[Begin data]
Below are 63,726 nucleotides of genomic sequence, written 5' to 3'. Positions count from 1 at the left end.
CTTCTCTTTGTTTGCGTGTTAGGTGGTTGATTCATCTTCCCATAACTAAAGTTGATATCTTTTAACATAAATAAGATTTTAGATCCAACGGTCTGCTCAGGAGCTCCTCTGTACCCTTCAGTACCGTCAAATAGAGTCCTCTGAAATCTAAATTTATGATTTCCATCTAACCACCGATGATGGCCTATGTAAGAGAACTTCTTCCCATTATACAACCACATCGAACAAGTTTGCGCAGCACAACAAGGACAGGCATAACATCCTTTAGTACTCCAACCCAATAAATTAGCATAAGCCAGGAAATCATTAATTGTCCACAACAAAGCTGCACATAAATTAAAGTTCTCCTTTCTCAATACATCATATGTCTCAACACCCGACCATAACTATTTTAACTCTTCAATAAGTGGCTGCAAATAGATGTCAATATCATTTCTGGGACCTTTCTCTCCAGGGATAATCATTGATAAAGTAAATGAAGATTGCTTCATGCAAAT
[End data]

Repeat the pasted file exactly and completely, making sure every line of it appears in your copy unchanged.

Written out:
Below are 63,726 nucleotides of genomic sequence, written 5' to 3'. Positions count from 1 at the left end.
CTTCTCTTTGTTTGCGTGTTAGGTGGTTGATTCATCTTCCCATAACTAAAGTTGATATCTTTTAACATAAATAAGATTTTAGATCCAACGGTCTGCTCAGGAGCTCCTCTGTACCCTTCAGTACCGTCAAATAGAGTCCTCTGAAATCTAAATTTATGATTTCCATCTAACCACCGATGATGGCCTATGTAAGAGAACTTCTTCCCATTATACAACCACATCGAACAAGTTTGCGCAGCACAACAAGGACAGGCATAACATCCTTTAGTACTCCAACCCAATAAATTAGCATAAGCCAGGAAATCATTAATTGTCCACAACAAAGCTGCACATAAATTAAAGTTCTCCTTTCTCAATACATCATATGTCTCAACACCCGACCATAACTATTTTAACTCTTCAATAAGTGGCTGCAAATAGATGTCAATATCATTTCTGGGACCTTTCTCTCCAGGGATAATCATTGATAAAGTAAATGAAGATTGCTTCATGCAAAT